Board directors are feeling pressure from unrealistic expectations and shaky prospects for future economic growth, according to a new survey conducted by Spencer Stuart and the Women Corporate Directors Foundation.
The 2016 Global Board of Directors survey polled more than 4,000 board directors from 60 countries about the perceived political and economic landscape, strategy and risks, board governance and diversity, and other topics.
Sixty percent of directors see a disconnect between the expectations placed on boards and what board members can actually do to accomplish strategic objectives. Of the 60%, a quarter believes the expectations “far exceeded reality.”
“Directors themselves may be more qualified than ever, but they are facing higher expectations than ever,” said Julie Hembrock Daum, head of North American board practice at Spencer Stuart. “These expectations are coming from multiple stakeholders — investors, consumers, regulatory bodies, the media — in a climate of unprecedented demands for transparency and accountability.”
Not surprisingly, public and private company directors cite different challenges to meeting strategic objectives. Forty-three percent of public company directors say the regulatory environment is their top challenge, while 48% of private directors say attracting and retaining talent is their biggest roadblock.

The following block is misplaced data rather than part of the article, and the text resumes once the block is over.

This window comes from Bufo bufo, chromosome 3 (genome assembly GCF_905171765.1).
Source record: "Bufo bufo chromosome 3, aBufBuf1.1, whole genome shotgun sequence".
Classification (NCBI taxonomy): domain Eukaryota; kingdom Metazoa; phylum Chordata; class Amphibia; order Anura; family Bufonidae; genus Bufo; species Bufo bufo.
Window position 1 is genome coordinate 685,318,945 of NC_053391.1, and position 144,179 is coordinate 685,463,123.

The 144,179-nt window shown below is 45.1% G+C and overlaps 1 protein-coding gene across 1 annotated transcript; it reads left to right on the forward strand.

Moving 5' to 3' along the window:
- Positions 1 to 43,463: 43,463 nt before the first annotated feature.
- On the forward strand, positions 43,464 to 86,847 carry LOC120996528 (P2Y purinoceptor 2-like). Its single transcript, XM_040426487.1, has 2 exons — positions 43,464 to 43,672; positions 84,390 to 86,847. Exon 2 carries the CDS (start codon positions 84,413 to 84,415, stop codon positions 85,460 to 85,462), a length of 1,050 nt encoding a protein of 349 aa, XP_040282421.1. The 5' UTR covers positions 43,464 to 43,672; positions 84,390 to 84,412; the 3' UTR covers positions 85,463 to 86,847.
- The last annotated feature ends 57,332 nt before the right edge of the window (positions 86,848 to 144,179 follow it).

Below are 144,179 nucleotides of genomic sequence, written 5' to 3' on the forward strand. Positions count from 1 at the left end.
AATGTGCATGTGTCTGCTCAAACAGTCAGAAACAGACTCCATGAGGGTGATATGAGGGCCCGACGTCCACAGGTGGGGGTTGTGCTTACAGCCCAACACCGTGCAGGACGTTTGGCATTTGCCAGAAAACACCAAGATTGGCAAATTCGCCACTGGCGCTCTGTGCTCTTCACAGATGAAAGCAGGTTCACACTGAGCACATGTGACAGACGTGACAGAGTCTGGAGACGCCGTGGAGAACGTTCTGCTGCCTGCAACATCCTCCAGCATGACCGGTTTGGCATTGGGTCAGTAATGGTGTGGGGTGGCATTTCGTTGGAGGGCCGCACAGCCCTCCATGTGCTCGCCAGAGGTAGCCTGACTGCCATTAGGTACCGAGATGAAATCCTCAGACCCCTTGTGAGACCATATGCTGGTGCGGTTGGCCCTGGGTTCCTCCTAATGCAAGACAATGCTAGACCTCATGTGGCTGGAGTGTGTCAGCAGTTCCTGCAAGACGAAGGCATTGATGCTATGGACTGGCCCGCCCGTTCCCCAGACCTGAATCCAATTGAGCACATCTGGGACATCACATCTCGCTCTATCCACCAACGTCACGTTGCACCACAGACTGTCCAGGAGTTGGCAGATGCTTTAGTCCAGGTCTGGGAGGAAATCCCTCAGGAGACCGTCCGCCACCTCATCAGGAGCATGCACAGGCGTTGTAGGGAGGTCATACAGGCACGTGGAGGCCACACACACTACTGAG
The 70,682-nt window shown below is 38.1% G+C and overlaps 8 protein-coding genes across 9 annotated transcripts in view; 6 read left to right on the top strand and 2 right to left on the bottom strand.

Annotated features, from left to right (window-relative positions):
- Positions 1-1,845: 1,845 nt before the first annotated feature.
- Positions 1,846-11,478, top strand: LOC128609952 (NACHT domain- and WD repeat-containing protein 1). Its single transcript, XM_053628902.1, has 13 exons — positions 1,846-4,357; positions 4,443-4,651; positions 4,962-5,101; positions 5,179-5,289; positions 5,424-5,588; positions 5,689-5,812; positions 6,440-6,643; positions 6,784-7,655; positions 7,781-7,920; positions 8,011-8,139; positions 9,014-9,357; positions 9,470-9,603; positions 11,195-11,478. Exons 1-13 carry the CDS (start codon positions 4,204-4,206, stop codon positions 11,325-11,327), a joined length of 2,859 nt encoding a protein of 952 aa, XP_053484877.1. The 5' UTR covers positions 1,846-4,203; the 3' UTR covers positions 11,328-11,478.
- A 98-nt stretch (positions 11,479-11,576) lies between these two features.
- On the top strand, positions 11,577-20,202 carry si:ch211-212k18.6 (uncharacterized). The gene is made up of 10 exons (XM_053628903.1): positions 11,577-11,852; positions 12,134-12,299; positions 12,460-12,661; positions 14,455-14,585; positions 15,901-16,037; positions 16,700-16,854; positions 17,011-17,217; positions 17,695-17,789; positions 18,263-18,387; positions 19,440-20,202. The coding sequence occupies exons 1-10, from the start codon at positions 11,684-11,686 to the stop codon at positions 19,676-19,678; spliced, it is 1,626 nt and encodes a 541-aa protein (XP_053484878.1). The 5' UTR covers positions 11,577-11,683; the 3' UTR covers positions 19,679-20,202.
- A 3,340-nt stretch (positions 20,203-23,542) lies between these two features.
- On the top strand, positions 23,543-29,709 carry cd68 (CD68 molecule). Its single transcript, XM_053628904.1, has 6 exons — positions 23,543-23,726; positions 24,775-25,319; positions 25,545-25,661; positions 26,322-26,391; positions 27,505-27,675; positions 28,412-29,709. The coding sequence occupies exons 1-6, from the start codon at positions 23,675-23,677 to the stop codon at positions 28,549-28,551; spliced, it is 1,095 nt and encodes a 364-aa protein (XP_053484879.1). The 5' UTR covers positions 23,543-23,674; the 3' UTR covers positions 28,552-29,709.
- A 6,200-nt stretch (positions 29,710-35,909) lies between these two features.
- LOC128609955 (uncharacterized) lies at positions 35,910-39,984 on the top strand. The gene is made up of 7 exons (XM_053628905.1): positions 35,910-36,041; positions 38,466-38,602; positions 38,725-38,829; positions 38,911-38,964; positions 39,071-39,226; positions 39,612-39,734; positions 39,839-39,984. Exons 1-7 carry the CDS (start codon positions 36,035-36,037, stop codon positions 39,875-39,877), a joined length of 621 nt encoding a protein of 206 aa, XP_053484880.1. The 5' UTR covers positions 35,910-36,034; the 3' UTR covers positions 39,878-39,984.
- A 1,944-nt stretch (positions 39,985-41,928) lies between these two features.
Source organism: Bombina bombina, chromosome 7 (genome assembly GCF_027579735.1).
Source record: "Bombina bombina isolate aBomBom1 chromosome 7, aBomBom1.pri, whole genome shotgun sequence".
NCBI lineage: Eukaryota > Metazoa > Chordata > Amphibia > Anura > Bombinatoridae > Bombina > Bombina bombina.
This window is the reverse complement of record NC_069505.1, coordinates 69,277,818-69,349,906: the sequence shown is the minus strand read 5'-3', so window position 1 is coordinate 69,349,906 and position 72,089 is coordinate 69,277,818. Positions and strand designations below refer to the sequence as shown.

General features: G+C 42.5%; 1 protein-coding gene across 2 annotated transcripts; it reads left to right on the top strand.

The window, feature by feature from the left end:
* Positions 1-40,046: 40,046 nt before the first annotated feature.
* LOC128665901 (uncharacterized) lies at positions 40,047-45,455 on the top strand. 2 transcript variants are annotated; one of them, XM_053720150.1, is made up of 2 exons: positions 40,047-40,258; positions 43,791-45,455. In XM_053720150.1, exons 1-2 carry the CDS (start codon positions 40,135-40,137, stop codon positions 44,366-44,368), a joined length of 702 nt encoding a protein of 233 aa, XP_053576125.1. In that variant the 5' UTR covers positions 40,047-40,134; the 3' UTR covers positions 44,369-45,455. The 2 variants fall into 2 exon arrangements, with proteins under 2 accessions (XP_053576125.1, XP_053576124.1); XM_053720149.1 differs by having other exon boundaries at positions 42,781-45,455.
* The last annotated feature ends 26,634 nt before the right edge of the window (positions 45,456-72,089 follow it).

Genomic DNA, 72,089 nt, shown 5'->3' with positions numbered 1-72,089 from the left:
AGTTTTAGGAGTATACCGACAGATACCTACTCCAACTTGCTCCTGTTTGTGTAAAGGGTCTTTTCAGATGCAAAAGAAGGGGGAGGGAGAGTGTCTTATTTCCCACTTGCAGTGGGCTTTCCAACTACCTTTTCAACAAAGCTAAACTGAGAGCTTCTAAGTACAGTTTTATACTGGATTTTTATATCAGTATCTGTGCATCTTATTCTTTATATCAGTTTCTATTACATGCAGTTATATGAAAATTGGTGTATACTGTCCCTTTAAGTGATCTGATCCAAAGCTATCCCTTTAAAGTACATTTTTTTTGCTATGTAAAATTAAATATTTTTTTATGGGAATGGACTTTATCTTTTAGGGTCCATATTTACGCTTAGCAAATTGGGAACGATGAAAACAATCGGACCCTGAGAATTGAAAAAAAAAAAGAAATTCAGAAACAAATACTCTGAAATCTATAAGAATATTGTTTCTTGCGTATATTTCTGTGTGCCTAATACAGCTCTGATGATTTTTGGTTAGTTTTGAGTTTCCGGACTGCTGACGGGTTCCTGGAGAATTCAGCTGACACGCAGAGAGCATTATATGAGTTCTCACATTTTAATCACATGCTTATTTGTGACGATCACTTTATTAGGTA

“We see directors seeking to stay ahead of these demands and devoting more time to board prep and information gathering,” Daum said.
With fallout from the United Kingdom’s Brexit vote still looming, 61% of board directors are uncertain about the prospect of future global growth. Directors in North America and Western Europe are particularly concerned (63%).
The survey also measured directors’ opinions on board diversity and why the number of women on boards has remained stagnant in recent years. The answers landed along gender and generational divides. Male directors say the primary reason for the paucity of women directors is the lack of qualified candidates, while women contend that diversity is not a board priority. Younger males, 55 and under, believe traditional networks are mostly male-dominated.
Both male and female directors believe that support by board leaders for diversity is the number one way to build a more diverse board. Respondents did not favor setting diversity requirements or demands from shareholders as effective measures.